1d) Klemens-August Recker, “Wem wollt ihr glauben?” Bischof Berning im Dritten Reich. Paderborn; Schoningh 1998 525pp There are a number of biographies of Third Reich Catholic bishops and this is one of the best. Recker gets right to the point,discussing those questions we want to know about: antisemitism,racism, the Holocaust, and the failure of resistance. The appendices have some important documents and the study is nicely indexed. The first two hundred pages of the book deal with Berning’s shifting attitude towards Nazism and Hitler. Like other bishops, at first negative, Berning became optimistic after his 1933 meeting with Hitler, two years his junior. The Fuhrer assured the bishop that he would do what the church had wanted to do to the Jews for centuries – procure their elimination. Berning did not respond to this, but was enthusiastic when Hitler promised good church-state relations. Recker points out that German Catholics did not understand why their leaders had reversed themselves after the Concordat, and does not fail to mention Catholic criticism on this score. Berning’s optimism was in any event short lived. By 1934 he opposed Nazi racism, and did so officially in a pamphlet and from the pulpit. This led to conflict with local NSDAP leaders -especially over racism. The next section of the book – chapters dealing with the increasing alienation of the church from the state – the author is at pains to situate Berning’s anti-Nazism in the context of that of his peers within the German hierarchy. Secularization of church schools, the issue of schoolroom crucifixes, and attacks on the clergy were a few of the issues which led to Pius IX’s encyclical of 1937, Mit Brennender Sorge. Cardinal Bertram, head of the German Bishops’ Conference, wanted Berning to be a member of the team sent to Rome to draft this document because he thought of Berning as a competent negotiator. But the Pope rejected this suggestion outright. In fact, Berning turned out to be more of a critic of the Nazi regime than Bertram had thought. Regarding antisemitism, Berning preached “Christian humanism”. The bishop and the local Nazi officials in Osnabruck squared off over the cleric’s catechism statement that salvation came from the Jews. By 1938 Berning had explicitly rejected Nazi neopaganism and racism from his pulpit, insisting that the state must follow the laws of God. The war years put Berning to the test, as it did all German church leaders. His response was ambiguous at best. Recker looks first at the issue of the war itself. Berning praised Hitler for his aggressiveness in Austria and Czechoslovakia but remained silent about Poland and subsequent blitzkrieg attacks in the west and north. But by 1940 the bishop sounded hawkish: “If everyone does his duty at home and at the front, the war will be victorious for us”(274). And when Operation Barbarossa got underway, Berning wholeheartedly joined the chorus against the anti-Christian Bolshevists. It became a war against atheism and for Christianity. Bishop Berning was even more ambiguous about euthanasia and the Jews. Although not as compromising as Cardinal Bertram on the former issue, he put up no real resistance as did his neighbouring bishop, Galen, of Munster. Much worse was Berning’s record regarding the Jews. While subordinating race to the supernatural order and affirming that Germans were a mixed race, the bishop called pagans and Jews bitter enemies of the cross. Recker is highly critical of Berning in this regard,pointing out that the bishop had to have known that his anti-Judaic statements would only compound the situation of the Jews,subjected for years to antisemitic pogroms and propaganda. Instead of immunizing Catholics against antisemitism, the bishop in effect, opened the door for it. After Margarete Sommer apprised Berning about the destiny of the deported Jews, the bishop spread the word to other west German prelates. The hierarchy then fell into intramural wrangling over what to do. This is well-known to us now, but what role did Berning play? In 1941 he urged that all bishops protest the treatment of the Jews from their pulpits on Passion Sunday. This foundered because of opposition from Cardinal Bertram and bishops Buchberger and Groeber. Recker disagrees with Fr.Ludwig Volk, the now deceased dean of German Catholic historians, affirming that Berning tried to change Bertram’s mind and bring him around to Bishop Preysing of Berlin’s hardnosed opposition to Hitler and to the crimes of the Holocaust. In general,Recker’s biography does not alter our notion of why the church leaders failed to protest. Bertram was the “Hemmschuh”. Yet, Recker does point to other evidence which certainly played a part in the bishops’ minds. Top Nazis informed them in no uncertain terms that if they did not watch out what they said,their priests would be made to suffer. Some, like Galen, ignored this threat and spoke out against euthanasia. But Recker’s appendix contains three letters written to Berning from Luebeck priests in 1943 on the day of their execution for treason against the Nazi state. The effect of these martyrs’ letters on the bishop must have been bone-chilling. The alternatives for the church leaders were clear: keep silent; or see the priests they themselves had ordained pay the penalty of death; or put their own heads on the block. Recker’s conclusions are sharply worded but not always easy to find. He affirms that the bishops’ anti-Judaism could easily be viewed by many Catholics as akin to Nazi antisemitism, but this comes at the end of a short chapter on the Sinti and Roma! (359). I was pleased to see that Recker carried his biography through to the post-war period, especially because here he formulates his judgments about Berning and other Catholic bishops regarding the Holocaust. In his view, the bishops were only responsible, not guilty, for what happened to the Jews. They should not have left the faithful in the dark about the Nazi’s brutal atrocities.Unfortunately, after the war, these church leaders were unwilling to accept any personal responsibility for the crimes of their country, or to lead their followers in any widespread acknowledgement of their nation’s guilt.                               Michael Phayer, Marquette University, Milwaukee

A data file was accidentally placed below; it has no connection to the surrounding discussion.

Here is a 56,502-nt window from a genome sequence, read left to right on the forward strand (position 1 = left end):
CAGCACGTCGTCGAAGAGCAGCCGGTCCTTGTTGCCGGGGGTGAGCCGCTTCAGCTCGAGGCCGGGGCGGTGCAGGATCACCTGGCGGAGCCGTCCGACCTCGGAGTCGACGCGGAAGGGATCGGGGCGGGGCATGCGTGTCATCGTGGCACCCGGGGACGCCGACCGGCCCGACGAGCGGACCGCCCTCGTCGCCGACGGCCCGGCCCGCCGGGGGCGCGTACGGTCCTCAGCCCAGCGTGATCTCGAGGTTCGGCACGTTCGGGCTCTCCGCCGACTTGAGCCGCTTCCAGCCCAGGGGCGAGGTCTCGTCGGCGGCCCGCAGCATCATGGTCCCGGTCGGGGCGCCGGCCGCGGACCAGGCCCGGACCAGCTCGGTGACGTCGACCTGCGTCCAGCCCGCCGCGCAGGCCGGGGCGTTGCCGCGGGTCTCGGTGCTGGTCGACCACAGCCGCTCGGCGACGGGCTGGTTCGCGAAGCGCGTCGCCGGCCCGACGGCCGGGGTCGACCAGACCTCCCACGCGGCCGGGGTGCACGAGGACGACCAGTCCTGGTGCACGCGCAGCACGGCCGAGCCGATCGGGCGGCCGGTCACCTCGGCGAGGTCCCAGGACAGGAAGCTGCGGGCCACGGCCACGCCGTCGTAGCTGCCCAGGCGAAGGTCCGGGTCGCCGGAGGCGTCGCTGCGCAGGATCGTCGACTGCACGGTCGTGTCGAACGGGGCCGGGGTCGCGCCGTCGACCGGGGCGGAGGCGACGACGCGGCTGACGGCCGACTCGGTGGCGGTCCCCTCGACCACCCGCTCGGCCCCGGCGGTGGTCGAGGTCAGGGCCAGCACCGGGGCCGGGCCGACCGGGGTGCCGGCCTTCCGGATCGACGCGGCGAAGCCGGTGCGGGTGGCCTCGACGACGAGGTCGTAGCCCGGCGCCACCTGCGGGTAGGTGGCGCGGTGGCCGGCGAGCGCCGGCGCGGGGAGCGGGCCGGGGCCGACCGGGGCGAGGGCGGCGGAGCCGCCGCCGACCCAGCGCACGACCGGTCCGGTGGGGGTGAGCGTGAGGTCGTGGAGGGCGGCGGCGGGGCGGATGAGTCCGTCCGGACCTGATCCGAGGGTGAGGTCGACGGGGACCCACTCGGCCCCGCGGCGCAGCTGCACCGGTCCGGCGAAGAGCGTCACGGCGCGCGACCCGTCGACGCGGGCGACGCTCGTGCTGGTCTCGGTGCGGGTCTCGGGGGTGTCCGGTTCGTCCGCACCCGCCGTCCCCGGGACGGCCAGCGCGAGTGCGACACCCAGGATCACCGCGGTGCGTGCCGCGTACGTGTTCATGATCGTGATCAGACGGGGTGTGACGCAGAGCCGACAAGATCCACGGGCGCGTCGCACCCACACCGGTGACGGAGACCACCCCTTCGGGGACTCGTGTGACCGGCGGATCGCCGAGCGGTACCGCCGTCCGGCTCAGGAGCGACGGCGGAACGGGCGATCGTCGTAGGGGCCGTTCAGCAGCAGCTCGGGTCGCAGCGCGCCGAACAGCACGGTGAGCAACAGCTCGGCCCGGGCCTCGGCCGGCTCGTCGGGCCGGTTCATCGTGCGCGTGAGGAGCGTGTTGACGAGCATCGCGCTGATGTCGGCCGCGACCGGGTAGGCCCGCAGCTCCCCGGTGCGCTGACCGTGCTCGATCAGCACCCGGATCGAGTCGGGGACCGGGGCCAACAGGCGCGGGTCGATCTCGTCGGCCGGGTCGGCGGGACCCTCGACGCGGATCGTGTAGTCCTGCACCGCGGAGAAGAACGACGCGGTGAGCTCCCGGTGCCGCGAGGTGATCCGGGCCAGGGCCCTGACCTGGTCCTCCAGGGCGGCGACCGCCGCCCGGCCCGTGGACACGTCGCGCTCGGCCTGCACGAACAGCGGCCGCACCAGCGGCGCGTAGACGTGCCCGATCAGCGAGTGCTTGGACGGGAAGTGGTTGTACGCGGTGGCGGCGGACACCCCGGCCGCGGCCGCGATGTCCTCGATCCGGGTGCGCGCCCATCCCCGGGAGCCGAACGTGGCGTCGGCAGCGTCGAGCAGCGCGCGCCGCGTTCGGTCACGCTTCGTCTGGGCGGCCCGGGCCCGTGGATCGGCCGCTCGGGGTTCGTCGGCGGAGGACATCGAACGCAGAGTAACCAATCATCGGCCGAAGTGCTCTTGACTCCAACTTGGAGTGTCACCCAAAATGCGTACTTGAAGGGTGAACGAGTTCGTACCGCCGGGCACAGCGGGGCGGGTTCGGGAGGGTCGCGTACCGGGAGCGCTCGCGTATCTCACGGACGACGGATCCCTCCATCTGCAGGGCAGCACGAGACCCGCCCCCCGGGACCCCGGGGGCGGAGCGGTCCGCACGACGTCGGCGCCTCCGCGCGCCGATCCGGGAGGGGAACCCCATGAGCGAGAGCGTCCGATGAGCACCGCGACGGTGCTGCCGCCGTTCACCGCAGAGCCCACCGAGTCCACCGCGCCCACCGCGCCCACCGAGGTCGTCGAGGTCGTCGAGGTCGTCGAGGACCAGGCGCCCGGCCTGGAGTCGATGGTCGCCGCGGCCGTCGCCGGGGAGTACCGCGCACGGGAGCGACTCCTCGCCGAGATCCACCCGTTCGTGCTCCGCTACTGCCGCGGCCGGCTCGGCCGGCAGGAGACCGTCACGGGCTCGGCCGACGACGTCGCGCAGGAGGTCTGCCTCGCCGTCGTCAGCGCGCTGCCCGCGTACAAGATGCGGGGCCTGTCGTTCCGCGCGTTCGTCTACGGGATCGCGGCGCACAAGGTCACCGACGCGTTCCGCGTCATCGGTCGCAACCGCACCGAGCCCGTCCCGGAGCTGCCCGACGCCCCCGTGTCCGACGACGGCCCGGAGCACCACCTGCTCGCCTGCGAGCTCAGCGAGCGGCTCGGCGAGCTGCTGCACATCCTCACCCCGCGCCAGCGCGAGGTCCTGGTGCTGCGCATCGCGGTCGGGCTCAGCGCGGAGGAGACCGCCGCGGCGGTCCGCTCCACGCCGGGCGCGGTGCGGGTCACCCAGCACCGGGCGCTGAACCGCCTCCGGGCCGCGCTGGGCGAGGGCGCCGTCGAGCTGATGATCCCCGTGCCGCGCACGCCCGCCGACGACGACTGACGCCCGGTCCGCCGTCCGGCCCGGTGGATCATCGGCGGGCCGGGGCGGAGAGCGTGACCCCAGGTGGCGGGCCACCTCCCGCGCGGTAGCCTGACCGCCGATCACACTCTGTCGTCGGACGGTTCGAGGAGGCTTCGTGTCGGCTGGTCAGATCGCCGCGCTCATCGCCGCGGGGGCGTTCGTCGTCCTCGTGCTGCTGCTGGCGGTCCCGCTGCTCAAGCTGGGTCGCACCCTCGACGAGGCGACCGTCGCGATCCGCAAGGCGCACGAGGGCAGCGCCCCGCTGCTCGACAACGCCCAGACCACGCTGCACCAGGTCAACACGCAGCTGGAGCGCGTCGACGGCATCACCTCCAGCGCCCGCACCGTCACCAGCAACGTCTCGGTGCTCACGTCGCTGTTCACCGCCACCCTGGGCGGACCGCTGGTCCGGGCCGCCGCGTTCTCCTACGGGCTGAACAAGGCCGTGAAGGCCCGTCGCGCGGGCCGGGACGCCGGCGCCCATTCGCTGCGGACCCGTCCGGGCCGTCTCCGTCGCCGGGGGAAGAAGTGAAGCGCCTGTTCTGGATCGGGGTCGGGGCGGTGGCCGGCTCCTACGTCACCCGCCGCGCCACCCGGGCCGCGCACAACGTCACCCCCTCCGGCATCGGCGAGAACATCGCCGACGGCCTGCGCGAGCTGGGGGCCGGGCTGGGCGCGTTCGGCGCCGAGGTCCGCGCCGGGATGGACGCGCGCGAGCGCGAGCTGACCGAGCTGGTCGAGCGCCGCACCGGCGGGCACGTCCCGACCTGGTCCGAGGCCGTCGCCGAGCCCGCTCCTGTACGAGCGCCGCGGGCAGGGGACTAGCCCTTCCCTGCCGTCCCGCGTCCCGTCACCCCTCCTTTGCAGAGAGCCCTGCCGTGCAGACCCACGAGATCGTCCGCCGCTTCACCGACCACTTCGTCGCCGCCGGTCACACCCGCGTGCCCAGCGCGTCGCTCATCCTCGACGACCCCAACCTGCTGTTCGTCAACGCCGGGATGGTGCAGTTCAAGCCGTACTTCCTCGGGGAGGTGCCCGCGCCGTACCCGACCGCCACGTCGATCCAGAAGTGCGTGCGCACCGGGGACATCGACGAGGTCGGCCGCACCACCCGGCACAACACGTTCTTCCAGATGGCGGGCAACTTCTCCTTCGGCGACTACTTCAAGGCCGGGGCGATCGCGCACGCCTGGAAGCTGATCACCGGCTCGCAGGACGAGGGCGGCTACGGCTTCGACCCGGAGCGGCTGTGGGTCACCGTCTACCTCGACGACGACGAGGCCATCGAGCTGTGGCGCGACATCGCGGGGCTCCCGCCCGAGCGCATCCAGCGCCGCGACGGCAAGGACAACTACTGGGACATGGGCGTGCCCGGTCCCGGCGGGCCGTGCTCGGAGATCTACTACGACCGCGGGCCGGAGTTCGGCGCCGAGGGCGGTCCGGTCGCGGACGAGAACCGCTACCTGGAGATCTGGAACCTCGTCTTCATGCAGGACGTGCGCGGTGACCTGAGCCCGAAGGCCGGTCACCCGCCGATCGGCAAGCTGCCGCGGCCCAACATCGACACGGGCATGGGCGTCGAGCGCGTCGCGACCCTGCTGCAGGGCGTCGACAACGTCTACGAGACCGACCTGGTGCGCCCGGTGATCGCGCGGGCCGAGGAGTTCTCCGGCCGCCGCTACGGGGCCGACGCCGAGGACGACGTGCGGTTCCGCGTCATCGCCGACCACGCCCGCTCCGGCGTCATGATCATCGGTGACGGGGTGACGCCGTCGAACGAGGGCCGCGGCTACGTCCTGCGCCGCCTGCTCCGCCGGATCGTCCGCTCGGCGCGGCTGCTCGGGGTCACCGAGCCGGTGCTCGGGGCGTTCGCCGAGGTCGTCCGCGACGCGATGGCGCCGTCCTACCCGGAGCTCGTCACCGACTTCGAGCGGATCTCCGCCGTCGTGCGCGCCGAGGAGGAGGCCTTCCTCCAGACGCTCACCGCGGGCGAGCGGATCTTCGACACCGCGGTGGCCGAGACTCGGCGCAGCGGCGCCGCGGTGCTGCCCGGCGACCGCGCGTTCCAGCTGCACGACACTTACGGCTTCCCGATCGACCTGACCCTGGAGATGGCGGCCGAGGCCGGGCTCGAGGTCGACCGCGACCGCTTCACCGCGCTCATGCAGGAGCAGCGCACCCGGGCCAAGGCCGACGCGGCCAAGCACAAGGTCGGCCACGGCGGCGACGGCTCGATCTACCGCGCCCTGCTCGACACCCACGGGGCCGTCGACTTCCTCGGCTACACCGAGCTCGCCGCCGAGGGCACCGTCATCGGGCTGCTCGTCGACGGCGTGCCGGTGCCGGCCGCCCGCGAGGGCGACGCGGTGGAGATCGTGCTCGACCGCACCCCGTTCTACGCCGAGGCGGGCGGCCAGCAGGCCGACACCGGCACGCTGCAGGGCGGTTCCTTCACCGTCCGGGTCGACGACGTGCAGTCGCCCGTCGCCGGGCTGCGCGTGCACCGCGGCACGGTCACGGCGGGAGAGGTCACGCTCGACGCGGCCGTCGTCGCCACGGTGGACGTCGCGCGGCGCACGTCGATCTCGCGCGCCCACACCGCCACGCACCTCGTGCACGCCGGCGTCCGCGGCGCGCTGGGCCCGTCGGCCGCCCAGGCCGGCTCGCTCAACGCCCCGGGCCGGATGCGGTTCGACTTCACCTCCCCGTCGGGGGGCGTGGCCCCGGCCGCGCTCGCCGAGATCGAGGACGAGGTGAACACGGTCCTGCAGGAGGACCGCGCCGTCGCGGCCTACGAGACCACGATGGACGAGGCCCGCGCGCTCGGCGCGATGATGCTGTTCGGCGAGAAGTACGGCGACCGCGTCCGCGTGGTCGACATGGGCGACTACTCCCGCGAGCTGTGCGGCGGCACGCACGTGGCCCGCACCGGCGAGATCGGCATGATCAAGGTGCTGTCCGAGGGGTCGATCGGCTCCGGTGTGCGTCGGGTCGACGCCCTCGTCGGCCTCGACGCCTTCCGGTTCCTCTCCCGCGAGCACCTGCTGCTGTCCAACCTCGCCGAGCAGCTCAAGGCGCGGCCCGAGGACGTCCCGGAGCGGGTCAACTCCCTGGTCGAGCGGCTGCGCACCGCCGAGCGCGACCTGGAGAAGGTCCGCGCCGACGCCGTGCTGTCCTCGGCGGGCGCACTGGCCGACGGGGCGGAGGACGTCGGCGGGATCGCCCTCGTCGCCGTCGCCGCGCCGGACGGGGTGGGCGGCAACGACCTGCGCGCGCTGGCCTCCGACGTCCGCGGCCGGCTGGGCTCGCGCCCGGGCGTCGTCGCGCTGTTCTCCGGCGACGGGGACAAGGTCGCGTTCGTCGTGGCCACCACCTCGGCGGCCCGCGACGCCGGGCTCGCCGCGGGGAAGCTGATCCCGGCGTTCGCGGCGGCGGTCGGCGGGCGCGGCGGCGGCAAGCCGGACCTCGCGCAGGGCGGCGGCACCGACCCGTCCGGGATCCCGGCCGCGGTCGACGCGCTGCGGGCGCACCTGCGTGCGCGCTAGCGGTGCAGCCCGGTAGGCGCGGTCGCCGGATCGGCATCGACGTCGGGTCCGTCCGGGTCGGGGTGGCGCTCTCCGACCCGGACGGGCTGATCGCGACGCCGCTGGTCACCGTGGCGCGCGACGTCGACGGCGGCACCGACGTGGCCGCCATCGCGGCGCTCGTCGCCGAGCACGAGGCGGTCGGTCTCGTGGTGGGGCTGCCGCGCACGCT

2) Thesis abstract: Jeff Zalar, Georgetown University,102705.1001@compuserve.com”My dissertation, directed by Prof. Roger Chickering, is the first historical-cultural study of the Association of Saint Charles Borromeo in Wilhelmine Germany, 1890-1914. Founded in 1844,the Borromeusverein was the largest independent founder of libraries and reading rooms and the most influential advocate of broad intellectual consumption among the Catholic population. By advocating Catholic exposure to the great works of German culture and promoting the habits of mind associated with the German tradition of self-cultivation or Bildung, the Borromeusverein hoped to erode the image of the retrograde, ill-bred Catholic common among the Protestant majority, and thereby to relax the social restrictions and institutional barriers they faced. It insisted on the need for Catholics to be well-versed in the German cultural canon in order to participate fully in the social and institutional life of the Second Reich. It therefore set in motion a revolution in religious attitudes, especially among the Catholic middle class, that shook the censoriousness and deference that had governed Catholic education and cultural engagement in the 19th century.The main sources of my research are institutional papers, extensive episcopal correspondence, reports from local chapters, documents from related organizations, a number of Catholic journals, and memoirs. I am working primarily at the archives of the Borromeusverein in Bonn and in diocesan archives elsewhere.I am also using the archives of the Volksverein fur das katholische Deutschland in Moenchen-Gladbach to determine the relationship between these two associations devoted to, among other things, the cultural disposition of German Catholics. As my study investigates the connection between social class, religious values,and perspectives on education, I have developed a highly differentiated approach to these sources, including social history,the phenomenology of spiritual experience, and discourse analysis,which makes for a fresh and comprehensive study of the Borromeusverein an as important transmitter of educational values and religious mentalite.An article analysing the cultural-religious discourse of the Borromeusverein is due to appear shortly in “The Catholic Historical Review”.


3) Journal articles:Victor Conzemius, Protestants and Catholics in the German Democratic Republic, 1945-90: a comparison, in Religion, State and Society Vol 26, no 1, March 1998.A notably balanced and wise evaluation by a veteran ecumenical scholar, who shows how the two churches took different roads to living in the communist regime of the GDR. He has percipient criticism of both, and at the same time calls for more research comparing the responses of the churches to both the Nazi and the Socialist dictatorships.


The Orthodox Churches and the Ecumenical Movement.Several articles in Religion, State and Society, Vol 26, no 2, June 1998 outline the complex and sometimes conflictual relationship of the various Orthodox Churches with Protestant churches in the west, and particularly with the Geneva-based World Council of Churches. Highly sobering reading.


4) New books noted:ed. Klaus Koschorke, Christen und Gewurze, Vandenhoeck &Ruprecht, Gottingen 1998 The links between western missionaries and ancient Christian communities on other continents.


Sebastian Muller-Rolli, Evangelische Schulpolitik in Deutschland 1918-1958. Vandenhoeck & Ruprecht, Gottingen 1998


Heather Warren, Theologians of a new world order. Reinhold Niebuhr and the Christian Realists 1920-1948, Oxford U.P. 1997A notable history of the American theologians’ involvement with the Ecumenical Movement in the first half of this century.


ed Martin Greschat, Personenlexikon Religion und Theologie Vandenhoeck & Ruprecht, Gottingen 1998A very useful pocket-sized reference book with brief biographical details of international scope and all centuries


ed.R.H.Stone and M.L.Weaver, Against the Third Reich. Paul Tillich’s wartime radio broadcasts into Nazi Germany, Louisville,Kentucky: Westminster John Knox Press 1998, 275 pp.A useful translation of this source for Tillich’s political/theological views on Germany during the war.


Very best wishes for a blessed Easter to you all,


John S.Conwayjconway@interchange.ubc.ca.